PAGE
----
x Abu Dhabi, UAEWednesday 26 July 2017

True impact of the crisis on Dubai may not have been counted

'Impossible' to find real population without a census, experts say, questioning the emirate's claim of a net gain in residents last year.

People play football at Safa Park in Jumeirah.
People play football at Safa Park in Jumeirah.

Demographics experts have questioned research showing that Dubai's population grew 7.6 per cent last year. The Government said it compiled the figures by extrapolating data from 2000 and 2005 census numbers. But outside experts said those statistics would not reflect the impact of the financial crisis that hit the emirate in 2008.

"It's pretty standard for countries to use census statistics with some small sampling in between to estimate population," said Paul Dyer of the Dubai School of Government. "But the more rapidly your economy changes, the less accurate your statistics are going to be." The Government reported that Dubai's population grew from 1,645,973 in 2008 to 1,770,978 in 2009. Those numbers went against widespread speculation that Dubai had seen an exodus of expatriate workers because of the financial crisis.

David Butter, the regional director for the Economist Intelligence Unit, a private research and analysis firm based in London, said it was "impossible to speculate" on population numbers without a full census. "The difficulty is always that you can't be quite sure how reliable the statistics are," he said. Afaf Buassaiba, the director of the population and statistics department at the Dubai Statistics Centre, said the figures were calculated using an internationally accepted formula that took into account growth between the 2000 and 2005 censuses.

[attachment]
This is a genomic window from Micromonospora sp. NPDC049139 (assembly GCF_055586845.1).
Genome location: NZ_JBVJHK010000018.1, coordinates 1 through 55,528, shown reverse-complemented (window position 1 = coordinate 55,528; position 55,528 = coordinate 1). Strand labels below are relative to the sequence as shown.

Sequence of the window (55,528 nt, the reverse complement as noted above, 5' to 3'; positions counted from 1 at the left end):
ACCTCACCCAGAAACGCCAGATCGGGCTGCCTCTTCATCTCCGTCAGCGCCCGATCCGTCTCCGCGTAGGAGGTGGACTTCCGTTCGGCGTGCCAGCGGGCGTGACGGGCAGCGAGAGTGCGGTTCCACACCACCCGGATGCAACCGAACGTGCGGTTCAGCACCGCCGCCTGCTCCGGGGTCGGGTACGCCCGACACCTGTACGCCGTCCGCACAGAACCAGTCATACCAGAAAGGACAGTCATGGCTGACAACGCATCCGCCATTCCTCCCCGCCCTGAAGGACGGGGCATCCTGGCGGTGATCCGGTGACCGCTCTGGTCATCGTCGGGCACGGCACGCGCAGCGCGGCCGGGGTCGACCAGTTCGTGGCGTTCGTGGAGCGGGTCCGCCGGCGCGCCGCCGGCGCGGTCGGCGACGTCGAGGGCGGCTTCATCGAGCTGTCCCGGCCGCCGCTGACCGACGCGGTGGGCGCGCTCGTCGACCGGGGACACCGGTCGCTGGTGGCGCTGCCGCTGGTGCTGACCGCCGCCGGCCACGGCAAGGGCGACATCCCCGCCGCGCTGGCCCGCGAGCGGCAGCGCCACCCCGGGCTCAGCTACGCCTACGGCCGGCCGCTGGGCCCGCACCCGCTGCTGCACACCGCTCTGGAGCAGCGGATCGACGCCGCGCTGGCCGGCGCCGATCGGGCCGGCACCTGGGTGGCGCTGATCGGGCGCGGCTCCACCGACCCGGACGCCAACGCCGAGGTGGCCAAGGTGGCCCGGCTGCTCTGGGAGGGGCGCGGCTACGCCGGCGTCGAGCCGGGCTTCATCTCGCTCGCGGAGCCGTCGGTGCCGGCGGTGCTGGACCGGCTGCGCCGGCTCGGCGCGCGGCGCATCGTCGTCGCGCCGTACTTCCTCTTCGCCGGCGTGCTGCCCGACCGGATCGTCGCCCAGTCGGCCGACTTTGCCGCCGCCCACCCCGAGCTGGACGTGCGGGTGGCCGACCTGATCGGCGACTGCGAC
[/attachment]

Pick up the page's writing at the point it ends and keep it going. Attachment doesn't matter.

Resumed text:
"There is stability, the rate has not changed, the workforce is still here," she said. "On what basis to they say there is a decline?" Still, the centre said it may revise its growth rate figures when a new census of some Dubai neighbourhoods is completed by the end of the month. These statistics will likely be released at the end of April. "Will we alter this growth method or will it stay?" Ms Buassaiba said. "There are areas which were not counted before and others whose population changed. Then we can know what truly happened in the emirate."

Ms Buassaiba defended the DSC's methodology, saying the growth rate between 2000 and 2005 was more representative because the economic boom associated with the construction industry took hold after 2005. She also said the figures do not include labourers who live in camps outside the emirate, or Dubai-based workers who live in other emirates. The DSC did not have figures for visas issued or cancelled in 2009.

Mr Butter said the formula may not have taken into account enough factors. "If you are looking at a previous period and then overlaying the trend, then the figures are suspect. You have to look at all sorts of different variables," he said. Mr Dyer said the growth rate did not sound wrong, but the statistics probably failed to consider a dip in the population as the crisis hit. "Living here during the downturn it felt like the population had declined significantly, but all the information was anecdotal," he said. "The new numbers don't really mean that didn't happen."

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